It was a wild and wooly week of gas trading where multiple dollar gains and losses were commonplace throughout the country as frigid temperatures in some regions were offset by more temperate conditions in others. Pipelines strained under the high demand. No matter the weekly gain or loss, prices were regionally and nationally high across the country for the week ending Feb. 7, with the NGI National Weekly Spot Gas Average vaulting $1.67 to a stout $9.43.
The market point showing the greatest gain was Northern Natural Demarcation in the MidContinent with an $8.66 advance to $14.21 and the week's greatest losses were seen at Dracut in the Northeast with a dive of $32.74 to average $20.46.
Regionally the Rocky Mountains enjoyed the greatest gains, rising $6.21 to $11.24 with both CIG and Opal averaging $11.20 and $11.84, respectively, the highest NGI weekly prices seen at these locations since December of 2005. The largest regional loss was the Northeast, which lost $4.45 to average $8.31.
The Midwest lost $1.66 to $12.54 and South Louisiana added 97 cents to average $6.27. South Texas rose $1.00 to $6.17 and East Texas gained $1.79 to $6.95. Regionally California gained $4.52 to $9.64 and the Midcontinent rose $4.79 to $13.32.
March futures for the week fell 16.8 cents to $4.775 after absorbing Thuersday's Energy Information Administration (EIA) storage report for the week ending Jan. 31, which revealed a withdrawal of 262 Bcf, with an 8 Bcf revision to the previous week's report that effectively made it a 270 Bcf draw.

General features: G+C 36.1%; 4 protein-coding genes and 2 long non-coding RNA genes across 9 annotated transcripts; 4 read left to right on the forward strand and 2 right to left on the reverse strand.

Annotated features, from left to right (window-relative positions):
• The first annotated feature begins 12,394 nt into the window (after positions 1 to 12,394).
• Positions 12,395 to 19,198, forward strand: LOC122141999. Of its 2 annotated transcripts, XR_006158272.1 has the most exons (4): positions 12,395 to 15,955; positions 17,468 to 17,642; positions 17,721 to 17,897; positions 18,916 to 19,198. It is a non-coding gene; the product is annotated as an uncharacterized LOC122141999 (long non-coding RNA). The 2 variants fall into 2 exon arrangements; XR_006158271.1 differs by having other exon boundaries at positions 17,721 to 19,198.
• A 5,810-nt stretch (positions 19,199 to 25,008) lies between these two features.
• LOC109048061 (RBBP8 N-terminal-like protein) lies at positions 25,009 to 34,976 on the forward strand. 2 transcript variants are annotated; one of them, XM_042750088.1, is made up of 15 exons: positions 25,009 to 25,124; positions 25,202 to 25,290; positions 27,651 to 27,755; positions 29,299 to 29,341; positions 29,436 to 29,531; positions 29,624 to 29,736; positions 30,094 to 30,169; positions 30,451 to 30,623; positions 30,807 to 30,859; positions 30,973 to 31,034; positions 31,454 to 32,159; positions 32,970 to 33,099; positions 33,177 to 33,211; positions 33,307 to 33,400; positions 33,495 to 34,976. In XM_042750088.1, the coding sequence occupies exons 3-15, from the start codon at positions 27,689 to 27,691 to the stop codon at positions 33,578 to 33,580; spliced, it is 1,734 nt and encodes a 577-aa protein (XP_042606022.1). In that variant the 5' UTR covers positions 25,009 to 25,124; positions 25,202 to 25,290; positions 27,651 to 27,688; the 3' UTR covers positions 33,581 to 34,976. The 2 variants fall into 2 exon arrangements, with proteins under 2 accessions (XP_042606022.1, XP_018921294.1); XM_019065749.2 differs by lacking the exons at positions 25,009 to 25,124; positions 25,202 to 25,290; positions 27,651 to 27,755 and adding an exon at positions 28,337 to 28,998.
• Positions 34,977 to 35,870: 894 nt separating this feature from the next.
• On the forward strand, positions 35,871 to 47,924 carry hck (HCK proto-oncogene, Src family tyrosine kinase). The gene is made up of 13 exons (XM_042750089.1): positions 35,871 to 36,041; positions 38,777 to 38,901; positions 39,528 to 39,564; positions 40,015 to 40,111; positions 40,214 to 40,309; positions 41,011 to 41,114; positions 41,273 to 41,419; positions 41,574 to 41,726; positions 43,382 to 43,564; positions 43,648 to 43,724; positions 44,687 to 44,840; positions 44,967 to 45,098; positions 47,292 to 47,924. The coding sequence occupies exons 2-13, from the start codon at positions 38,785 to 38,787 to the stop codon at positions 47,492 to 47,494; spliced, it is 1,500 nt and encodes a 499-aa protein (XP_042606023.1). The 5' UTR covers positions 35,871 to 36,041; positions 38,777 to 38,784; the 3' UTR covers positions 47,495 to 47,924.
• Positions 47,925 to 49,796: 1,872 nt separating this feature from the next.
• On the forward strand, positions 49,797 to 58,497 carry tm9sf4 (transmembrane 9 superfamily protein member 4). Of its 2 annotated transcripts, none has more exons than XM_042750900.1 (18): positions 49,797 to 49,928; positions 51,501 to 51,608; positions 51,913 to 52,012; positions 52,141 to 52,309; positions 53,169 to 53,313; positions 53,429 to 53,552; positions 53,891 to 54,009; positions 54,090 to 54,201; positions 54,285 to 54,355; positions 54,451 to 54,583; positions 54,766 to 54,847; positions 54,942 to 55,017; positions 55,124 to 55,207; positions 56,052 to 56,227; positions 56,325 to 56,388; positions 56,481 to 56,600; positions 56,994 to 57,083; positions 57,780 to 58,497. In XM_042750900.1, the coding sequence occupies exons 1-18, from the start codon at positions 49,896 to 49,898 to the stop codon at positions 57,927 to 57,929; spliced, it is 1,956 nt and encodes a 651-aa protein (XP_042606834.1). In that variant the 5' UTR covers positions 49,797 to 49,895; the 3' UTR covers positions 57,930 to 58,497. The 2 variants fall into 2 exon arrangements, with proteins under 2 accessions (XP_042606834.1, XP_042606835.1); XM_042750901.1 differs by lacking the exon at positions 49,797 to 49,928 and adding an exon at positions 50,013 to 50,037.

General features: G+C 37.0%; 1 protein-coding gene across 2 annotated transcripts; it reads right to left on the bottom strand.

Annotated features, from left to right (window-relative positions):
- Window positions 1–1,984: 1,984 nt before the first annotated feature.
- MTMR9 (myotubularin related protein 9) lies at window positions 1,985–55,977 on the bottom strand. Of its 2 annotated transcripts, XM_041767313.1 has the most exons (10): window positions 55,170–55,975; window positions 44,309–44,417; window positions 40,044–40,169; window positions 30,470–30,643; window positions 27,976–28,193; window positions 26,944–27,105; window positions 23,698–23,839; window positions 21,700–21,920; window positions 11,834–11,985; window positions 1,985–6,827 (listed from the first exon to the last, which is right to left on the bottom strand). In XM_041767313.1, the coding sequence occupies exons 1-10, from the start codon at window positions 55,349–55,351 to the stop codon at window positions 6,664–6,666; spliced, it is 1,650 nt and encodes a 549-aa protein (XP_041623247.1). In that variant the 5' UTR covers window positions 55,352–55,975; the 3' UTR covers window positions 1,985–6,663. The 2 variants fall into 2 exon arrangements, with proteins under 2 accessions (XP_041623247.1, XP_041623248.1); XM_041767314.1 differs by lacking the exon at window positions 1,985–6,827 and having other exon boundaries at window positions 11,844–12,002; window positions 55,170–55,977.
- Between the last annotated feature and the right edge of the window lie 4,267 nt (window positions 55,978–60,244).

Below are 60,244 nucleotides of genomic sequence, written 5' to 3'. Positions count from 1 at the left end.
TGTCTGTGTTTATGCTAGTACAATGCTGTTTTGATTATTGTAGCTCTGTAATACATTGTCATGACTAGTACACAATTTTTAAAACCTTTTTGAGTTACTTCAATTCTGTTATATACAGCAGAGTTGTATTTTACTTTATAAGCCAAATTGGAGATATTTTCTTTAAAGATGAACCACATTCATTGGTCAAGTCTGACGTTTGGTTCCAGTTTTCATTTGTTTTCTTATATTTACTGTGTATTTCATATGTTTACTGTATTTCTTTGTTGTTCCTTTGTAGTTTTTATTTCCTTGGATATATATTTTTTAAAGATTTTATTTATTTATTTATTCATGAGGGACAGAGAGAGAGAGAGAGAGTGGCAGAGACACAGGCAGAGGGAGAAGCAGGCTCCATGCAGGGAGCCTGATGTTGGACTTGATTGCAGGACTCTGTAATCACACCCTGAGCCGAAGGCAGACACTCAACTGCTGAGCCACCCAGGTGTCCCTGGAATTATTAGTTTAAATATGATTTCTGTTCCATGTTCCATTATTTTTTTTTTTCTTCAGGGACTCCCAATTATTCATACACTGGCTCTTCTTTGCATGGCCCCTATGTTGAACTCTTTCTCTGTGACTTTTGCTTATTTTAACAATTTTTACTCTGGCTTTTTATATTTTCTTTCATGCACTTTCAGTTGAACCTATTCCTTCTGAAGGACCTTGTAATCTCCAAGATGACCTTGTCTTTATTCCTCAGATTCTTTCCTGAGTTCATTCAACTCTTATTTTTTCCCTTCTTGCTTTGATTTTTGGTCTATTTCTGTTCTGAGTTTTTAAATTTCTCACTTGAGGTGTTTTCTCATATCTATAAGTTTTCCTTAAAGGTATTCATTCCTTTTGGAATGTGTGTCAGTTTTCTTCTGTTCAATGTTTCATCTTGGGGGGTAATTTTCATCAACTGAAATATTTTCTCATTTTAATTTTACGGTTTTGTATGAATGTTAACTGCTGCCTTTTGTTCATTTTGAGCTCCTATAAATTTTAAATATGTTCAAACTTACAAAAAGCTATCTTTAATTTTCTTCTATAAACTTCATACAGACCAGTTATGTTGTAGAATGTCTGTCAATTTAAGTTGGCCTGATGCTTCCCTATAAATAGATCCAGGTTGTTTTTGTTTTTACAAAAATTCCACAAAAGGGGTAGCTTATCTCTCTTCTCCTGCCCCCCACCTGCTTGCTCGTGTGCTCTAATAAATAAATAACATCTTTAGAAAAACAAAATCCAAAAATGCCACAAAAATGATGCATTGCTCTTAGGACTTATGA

An industry veteran remarked that "it will be interesting to see how this all plays out. Storage is going to be a big driver this summer, and if we get mild weather prices won't push up one way or the other. Any kind of hot weather that drives power prices is likely to drive natural gas, but if prices get too high, everyone will switch to coal and prices will come back down. Some people are calling for $6 gas, but I think it will be more like $5 on a month-to-month basis for the summer."
Others are more than just interested and see market risk to the upside. Teri Viswanath, director of Commodity Strategy, Natural Gas for BNP Paribas, noted that current storage inventories finished January at a 10-year low. "EIA revised last week's stockpiles lower, from 2,193 to 2,185 Bcf," she said. "The 8 Bcf reduction means that despite a slightly lower than anticipated draw last week, total inventories are roughly in line with market expectations. What's more, this is the lowest ending stock level for end January since 2004!"
Considering the low level of inventories, Viswanath said the March contract's decline Thursday might not make sense to some. "It appears to us that the direction of natural gas futures is slightly off-kilter given developments unfolding in the physical market this week. While the slight warm-up in the weather forecasts certainly translates to reduced heating demand ahead, the North American pipeline network is now clearly showing signs of deliverability stress as traditional sources of swing supply have been depleted. Translation? There are still significant upside risks for March gas deliveries and, hence, futures prices."
Inventories now stand at 1,923 Bcf and are 778 Bcf less than last year and 556 Bcf below the five-year average. In the East Region 143 Bcf was withdrawn and in the West Region 26 Bcf was pulled. Inventories in the Producing Region fell by 93 Bcf.
The Producing region salt cavern storage figure dropped by 41 Bcf from the previous week to 137 Bcf, while the non-salt cavern figure fell by 52 Bcf to 565 Bcf. Resubmissions of data resulted in lowering estimates of working gas stocks in the Producing salt region by approximately 8 Bcf for the week ending Jan. 24, EIA said.